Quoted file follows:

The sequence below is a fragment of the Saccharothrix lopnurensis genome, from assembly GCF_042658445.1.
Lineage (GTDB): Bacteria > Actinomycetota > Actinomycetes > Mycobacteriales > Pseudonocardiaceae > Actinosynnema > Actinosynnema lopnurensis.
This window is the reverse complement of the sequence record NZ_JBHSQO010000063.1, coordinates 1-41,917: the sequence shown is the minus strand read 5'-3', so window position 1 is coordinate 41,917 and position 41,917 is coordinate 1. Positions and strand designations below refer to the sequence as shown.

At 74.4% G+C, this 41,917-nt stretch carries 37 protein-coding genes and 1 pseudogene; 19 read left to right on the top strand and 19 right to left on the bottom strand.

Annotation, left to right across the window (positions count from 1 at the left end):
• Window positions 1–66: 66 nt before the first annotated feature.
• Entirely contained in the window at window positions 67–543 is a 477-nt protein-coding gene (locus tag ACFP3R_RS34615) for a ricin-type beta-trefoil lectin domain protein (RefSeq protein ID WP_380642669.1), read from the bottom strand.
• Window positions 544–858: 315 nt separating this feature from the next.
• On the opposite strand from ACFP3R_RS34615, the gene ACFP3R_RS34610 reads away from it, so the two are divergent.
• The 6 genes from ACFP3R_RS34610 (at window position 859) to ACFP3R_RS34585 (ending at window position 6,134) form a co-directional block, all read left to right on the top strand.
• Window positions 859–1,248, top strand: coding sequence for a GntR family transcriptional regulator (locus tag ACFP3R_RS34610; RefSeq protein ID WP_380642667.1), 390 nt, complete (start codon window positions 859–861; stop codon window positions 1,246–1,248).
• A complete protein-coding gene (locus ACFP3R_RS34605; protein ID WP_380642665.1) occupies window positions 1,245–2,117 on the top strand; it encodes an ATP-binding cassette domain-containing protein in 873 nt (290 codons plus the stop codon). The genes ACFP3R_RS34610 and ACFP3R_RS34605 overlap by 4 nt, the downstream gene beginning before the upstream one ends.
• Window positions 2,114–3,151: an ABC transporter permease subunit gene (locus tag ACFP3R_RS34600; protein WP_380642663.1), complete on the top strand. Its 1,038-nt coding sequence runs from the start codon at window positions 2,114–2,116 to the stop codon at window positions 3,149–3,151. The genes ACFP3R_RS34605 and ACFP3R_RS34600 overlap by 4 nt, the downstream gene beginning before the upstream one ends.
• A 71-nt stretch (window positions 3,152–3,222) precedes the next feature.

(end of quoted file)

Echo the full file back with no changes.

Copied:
The sequence below is a fragment of the Saccharothrix lopnurensis genome, from assembly GCF_042658445.1.
Lineage (GTDB): Bacteria > Actinomycetota > Actinomycetes > Mycobacteriales > Pseudonocardiaceae > Actinosynnema > Actinosynnema lopnurensis.
This window is the reverse complement of the sequence record NZ_JBHSQO010000063.1, coordinates 1-41,917: the sequence shown is the minus strand read 5'-3', so window position 1 is coordinate 41,917 and position 41,917 is coordinate 1. Positions and strand designations below refer to the sequence as shown.

At 74.4% G+C, this 41,917-nt stretch carries 37 protein-coding genes and 1 pseudogene; 19 read left to right on the top strand and 19 right to left on the bottom strand.

Annotation, left to right across the window (positions count from 1 at the left end):
• Window positions 1–66: 66 nt before the first annotated feature.
• Entirely contained in the window at window positions 67–543 is a 477-nt protein-coding gene (locus tag ACFP3R_RS34615) for a ricin-type beta-trefoil lectin domain protein (RefSeq protein ID WP_380642669.1), read from the bottom strand.
• Window positions 544–858: 315 nt separating this feature from the next.
• On the opposite strand from ACFP3R_RS34615, the gene ACFP3R_RS34610 reads away from it, so the two are divergent.
• The 6 genes from ACFP3R_RS34610 (at window position 859) to ACFP3R_RS34585 (ending at window position 6,134) form a co-directional block, all read left to right on the top strand.
• Window positions 859–1,248, top strand: coding sequence for a GntR family transcriptional regulator (locus tag ACFP3R_RS34610; RefSeq protein ID WP_380642667.1), 390 nt, complete (start codon window positions 859–861; stop codon window positions 1,246–1,248).
• A complete protein-coding gene (locus ACFP3R_RS34605; protein ID WP_380642665.1) occupies window positions 1,245–2,117 on the top strand; it encodes an ATP-binding cassette domain-containing protein in 873 nt (290 codons plus the stop codon). The genes ACFP3R_RS34610 and ACFP3R_RS34605 overlap by 4 nt, the downstream gene beginning before the upstream one ends.
• Window positions 2,114–3,151: an ABC transporter permease subunit gene (locus tag ACFP3R_RS34600; protein WP_380642663.1), complete on the top strand. Its 1,038-nt coding sequence runs from the start codon at window positions 2,114–2,116 to the stop codon at window positions 3,149–3,151. The genes ACFP3R_RS34605 and ACFP3R_RS34600 overlap by 4 nt, the downstream gene beginning before the upstream one ends.
• A 71-nt stretch (window positions 3,152–3,222) precedes the next feature.